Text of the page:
Some of my Favorite Highlights:

  • Sherlock Holmes Museum
  • Shakespeare’s Globe Theatre is a reconstruction of Shakespeare’s Globe Theatre, located on the southern side of the river Themes. As such, it was technically not within London’s city limits and therefore could operate. Players were considered “vagabonds,” a legal status which subjected a person to arrest, whipping or branding unless he (because there were no women players) was a liveried servant. Thus, companies like “Lord Chamberlain’s Men” were born. In fact, these areas just outside the jurisdiction of London were known as “liberties,” as they were free from manorial rule or obligations to the crown. 
  • The Tower was built by William the Conqueror to protect himself from the Londoners (who were primarily Anglo-Saxon), ironically, the Tower became a symbol of London. Since William, it has been used as a royal residence and stronghold, as well as a prison and a place of execution (for those with noble blood). At one point, the Tower was home to the royal menagerie, which is commemorated now with statues of different animals who once called the Tower home. Ravens actually still live at the Tower and are taken care of by a Raven Master. Legend has it, once the ravens leave the Tower, London will fall.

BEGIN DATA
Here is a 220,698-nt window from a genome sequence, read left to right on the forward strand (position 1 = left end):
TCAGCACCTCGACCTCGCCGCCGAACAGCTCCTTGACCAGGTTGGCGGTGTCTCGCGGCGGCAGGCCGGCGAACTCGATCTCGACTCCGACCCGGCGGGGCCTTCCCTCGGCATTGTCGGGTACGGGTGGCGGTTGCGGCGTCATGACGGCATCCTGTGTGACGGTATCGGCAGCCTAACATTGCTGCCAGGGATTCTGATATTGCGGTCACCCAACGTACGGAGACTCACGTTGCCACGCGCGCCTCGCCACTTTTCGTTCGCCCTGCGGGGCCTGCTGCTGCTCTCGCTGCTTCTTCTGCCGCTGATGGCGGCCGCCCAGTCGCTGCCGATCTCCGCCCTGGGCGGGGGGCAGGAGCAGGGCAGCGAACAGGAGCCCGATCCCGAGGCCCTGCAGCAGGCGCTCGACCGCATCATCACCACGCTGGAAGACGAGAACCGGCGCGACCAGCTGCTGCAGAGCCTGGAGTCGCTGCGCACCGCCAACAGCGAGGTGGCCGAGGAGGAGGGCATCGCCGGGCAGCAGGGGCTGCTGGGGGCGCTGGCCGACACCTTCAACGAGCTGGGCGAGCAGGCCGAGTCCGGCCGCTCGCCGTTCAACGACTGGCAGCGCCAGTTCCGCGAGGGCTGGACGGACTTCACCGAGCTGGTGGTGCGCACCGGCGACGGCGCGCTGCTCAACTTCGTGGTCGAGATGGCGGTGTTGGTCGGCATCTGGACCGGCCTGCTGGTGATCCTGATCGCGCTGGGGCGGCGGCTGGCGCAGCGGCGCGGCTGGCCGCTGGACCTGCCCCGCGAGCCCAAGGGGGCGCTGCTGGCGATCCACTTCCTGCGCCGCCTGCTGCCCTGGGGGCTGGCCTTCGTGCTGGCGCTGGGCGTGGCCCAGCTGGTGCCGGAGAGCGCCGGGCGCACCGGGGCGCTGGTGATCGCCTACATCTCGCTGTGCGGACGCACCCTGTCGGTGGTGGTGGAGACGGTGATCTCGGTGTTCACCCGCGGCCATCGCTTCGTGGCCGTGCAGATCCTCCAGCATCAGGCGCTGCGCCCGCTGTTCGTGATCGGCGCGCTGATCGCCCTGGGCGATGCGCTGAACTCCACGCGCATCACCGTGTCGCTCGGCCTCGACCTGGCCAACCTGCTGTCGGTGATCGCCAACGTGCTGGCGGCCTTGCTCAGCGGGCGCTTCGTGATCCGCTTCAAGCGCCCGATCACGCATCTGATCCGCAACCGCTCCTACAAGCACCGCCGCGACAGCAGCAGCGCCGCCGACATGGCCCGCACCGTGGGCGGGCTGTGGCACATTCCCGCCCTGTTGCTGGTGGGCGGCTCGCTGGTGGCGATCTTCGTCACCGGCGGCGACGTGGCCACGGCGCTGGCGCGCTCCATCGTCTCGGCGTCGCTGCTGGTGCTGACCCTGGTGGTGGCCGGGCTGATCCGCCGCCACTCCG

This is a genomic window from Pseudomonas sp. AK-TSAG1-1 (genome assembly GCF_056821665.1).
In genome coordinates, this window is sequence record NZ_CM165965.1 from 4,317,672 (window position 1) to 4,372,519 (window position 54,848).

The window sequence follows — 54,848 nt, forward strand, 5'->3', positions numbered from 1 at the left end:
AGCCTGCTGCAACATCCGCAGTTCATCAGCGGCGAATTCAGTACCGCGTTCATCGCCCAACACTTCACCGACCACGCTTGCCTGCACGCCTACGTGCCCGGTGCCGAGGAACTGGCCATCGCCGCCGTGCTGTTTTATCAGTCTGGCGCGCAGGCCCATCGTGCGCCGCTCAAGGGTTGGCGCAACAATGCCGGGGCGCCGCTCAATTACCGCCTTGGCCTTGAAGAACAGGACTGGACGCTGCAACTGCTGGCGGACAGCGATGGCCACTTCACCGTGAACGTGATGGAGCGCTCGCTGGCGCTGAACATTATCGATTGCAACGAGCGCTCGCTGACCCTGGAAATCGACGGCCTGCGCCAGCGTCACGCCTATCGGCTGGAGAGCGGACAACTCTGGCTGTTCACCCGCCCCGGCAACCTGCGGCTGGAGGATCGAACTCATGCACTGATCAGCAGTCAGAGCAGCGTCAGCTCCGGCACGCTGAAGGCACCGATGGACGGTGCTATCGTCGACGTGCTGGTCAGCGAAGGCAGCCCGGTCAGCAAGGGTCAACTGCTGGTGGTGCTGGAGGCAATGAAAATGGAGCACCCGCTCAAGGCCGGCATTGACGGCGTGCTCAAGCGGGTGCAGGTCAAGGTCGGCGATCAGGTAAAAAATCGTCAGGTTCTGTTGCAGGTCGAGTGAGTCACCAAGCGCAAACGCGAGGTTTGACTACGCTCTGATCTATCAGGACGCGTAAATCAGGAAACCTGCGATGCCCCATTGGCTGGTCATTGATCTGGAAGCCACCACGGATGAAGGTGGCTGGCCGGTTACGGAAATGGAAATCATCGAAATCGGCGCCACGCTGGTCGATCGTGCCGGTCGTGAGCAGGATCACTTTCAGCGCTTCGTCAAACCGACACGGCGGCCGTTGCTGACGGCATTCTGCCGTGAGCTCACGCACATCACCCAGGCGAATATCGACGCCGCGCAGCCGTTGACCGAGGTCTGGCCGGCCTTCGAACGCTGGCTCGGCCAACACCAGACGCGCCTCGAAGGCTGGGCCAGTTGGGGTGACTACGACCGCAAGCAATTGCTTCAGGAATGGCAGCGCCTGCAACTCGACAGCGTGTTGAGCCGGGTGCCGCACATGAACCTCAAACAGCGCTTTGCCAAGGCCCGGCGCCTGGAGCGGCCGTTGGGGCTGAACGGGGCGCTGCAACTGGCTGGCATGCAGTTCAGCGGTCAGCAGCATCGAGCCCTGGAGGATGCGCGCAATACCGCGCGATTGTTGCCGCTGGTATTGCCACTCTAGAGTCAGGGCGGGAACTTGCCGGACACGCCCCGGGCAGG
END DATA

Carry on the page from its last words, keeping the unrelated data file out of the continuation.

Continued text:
• The British Library houses one of four surviving copies of the Magna Carta signed by King John in 1215. Many modern democracies, including the United States, cite the Magna Carta as the starting point for their own foundation documents.
  • The British Museum
  • The National Gallery
  • Westminster Abbey
  • The Making of Harry Potter
  • A Chelsea Football Game
  • Although technically not in London, Hampton Court Palace is definitely worth a trip, especially for history buffs. The Fountain Court was designed by Christopher Wren, one of the most popular architects of the 17th century (He also designed the memorial to the Great Fire).  In fact, his gravestone states, “If you seek his memorial, look around you.”  Construction of the Court began in 1700 as part of a rebuilding project taken on by William and Mary.  They desired to create a baroque palace to replace parts of the old Tudor palace.